AME prepress abstract - doi: 10.3354/ame01808
Viral assemblage variation in an Arctic shelf seafloor
Tan Thi Nguyen, Espen Mikal Robertsen, Bjarne Landfald*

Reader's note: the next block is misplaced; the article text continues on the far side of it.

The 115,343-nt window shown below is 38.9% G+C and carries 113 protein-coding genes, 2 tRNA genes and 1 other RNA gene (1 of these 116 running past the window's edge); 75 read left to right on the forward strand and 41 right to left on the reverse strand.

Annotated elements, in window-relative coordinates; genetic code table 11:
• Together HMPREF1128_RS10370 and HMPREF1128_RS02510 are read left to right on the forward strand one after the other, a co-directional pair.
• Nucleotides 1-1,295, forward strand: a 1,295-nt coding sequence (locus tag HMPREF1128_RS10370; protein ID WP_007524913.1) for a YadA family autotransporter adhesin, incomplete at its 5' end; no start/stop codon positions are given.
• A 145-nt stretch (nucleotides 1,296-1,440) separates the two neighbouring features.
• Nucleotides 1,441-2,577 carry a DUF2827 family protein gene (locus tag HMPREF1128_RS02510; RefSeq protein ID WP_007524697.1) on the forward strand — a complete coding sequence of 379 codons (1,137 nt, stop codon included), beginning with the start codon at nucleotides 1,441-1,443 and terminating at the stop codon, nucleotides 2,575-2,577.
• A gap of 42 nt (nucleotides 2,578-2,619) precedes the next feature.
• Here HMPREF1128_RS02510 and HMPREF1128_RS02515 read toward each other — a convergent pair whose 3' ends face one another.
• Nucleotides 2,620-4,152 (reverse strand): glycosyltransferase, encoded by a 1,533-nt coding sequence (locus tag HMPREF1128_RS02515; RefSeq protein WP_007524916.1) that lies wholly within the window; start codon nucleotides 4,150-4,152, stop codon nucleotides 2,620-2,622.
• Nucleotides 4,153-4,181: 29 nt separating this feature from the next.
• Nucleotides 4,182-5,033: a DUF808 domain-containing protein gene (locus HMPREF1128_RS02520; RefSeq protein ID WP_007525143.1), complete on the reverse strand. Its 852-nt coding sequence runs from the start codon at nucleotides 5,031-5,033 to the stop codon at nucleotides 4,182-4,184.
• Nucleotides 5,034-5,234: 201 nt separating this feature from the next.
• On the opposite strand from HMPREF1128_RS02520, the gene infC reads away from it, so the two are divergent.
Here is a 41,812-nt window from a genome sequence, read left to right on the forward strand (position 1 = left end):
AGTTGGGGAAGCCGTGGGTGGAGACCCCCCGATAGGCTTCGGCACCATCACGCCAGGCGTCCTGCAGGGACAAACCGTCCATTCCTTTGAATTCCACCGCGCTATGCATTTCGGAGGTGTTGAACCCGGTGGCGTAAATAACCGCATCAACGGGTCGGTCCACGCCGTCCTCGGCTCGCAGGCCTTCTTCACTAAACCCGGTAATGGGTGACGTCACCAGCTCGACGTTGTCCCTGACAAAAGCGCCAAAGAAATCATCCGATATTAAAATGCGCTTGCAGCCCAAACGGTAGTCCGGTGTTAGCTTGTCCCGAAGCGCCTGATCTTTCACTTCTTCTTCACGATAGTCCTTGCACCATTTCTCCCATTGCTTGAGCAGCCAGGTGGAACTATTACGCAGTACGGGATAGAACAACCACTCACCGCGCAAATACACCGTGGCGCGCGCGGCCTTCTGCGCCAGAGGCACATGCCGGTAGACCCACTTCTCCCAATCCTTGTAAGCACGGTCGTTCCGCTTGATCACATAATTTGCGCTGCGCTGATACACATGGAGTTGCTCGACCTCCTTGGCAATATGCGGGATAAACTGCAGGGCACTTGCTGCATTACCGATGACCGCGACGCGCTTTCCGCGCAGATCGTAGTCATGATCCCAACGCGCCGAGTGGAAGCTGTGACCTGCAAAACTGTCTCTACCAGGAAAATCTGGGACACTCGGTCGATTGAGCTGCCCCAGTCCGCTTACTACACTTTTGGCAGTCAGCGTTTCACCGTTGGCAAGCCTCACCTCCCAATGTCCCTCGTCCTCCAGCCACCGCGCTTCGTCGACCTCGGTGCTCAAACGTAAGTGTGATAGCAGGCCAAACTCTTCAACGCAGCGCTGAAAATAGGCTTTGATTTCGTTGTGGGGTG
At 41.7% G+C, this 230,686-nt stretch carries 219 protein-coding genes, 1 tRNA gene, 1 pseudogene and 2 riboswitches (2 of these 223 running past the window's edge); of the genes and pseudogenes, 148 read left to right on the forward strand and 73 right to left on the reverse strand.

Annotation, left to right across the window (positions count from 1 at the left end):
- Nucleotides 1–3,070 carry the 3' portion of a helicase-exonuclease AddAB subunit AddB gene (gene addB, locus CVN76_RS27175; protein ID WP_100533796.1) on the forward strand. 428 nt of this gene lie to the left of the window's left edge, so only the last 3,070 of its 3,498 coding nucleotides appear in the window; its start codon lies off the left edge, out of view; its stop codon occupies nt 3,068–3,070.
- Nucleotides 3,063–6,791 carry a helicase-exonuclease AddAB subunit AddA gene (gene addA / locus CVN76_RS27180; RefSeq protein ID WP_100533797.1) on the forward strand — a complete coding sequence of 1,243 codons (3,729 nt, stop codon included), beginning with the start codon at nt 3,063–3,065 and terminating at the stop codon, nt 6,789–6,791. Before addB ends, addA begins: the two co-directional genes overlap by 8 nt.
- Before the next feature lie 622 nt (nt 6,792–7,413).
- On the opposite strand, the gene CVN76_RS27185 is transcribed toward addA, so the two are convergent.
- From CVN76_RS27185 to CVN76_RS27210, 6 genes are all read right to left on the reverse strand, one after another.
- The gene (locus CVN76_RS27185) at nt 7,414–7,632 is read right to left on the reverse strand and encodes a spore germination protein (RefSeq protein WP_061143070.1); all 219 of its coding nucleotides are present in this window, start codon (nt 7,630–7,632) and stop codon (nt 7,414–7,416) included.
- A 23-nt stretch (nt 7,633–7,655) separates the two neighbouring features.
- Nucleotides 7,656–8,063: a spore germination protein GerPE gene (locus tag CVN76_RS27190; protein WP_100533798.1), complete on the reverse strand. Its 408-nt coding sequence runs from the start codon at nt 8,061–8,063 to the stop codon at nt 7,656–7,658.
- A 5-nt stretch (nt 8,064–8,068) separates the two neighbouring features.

ABSTRACT: Spatial differences in microbial communities are observable even in habitats with moderate environmental variation, such as within the pelagic zone or seafloor of geographically finite regions of the oceans. Here we explore if biogeographical variations are manifested at this level also in the structure of viral assemblages by comparing DNA viromes from the Barents Sea upper seafloor, collected at 5 geographically separated locations. Of the open reading frames, 27 to 44% showed significant similarity to genes of viral genomes in the Refseq database. The majority of the identified open reading frames, i.e. 86 to 95%, were affiliated with sequences of single-stranded DNA (ssDNA) viruses, but the ssDNA virus genetic material was likely strongly overrepresented due to the use of phi29 DNA polymerase for amplifying viral DNA. The majority of ssDNA virus sequences originated from the Microviridae family of phages and the eukaryotic Circular Rep-encoding ssDNA (CRESS-DNA) viruses. The sediment virus assemblages showed higher overall similarity to counterparts from deep sea sediment of the Pacific Ocean than to e.g. Arctic Ocean pelagic viromes, supporting the presence of common compositional features in sediment viral assemblages across continental-scale geographical separations. The Barents Sea viromes grouped biogeographically in accordance with the south-north environmental division of this Arctic sea by the oceanic polar front, thereby mirroring a corresponding 16S rRNA gene based biogeographical division of the bacterial communities. However, compositional differences in the eukaryotic virus assemblages rather than the bacteriophages appeared as the primary basis for this spatial separation.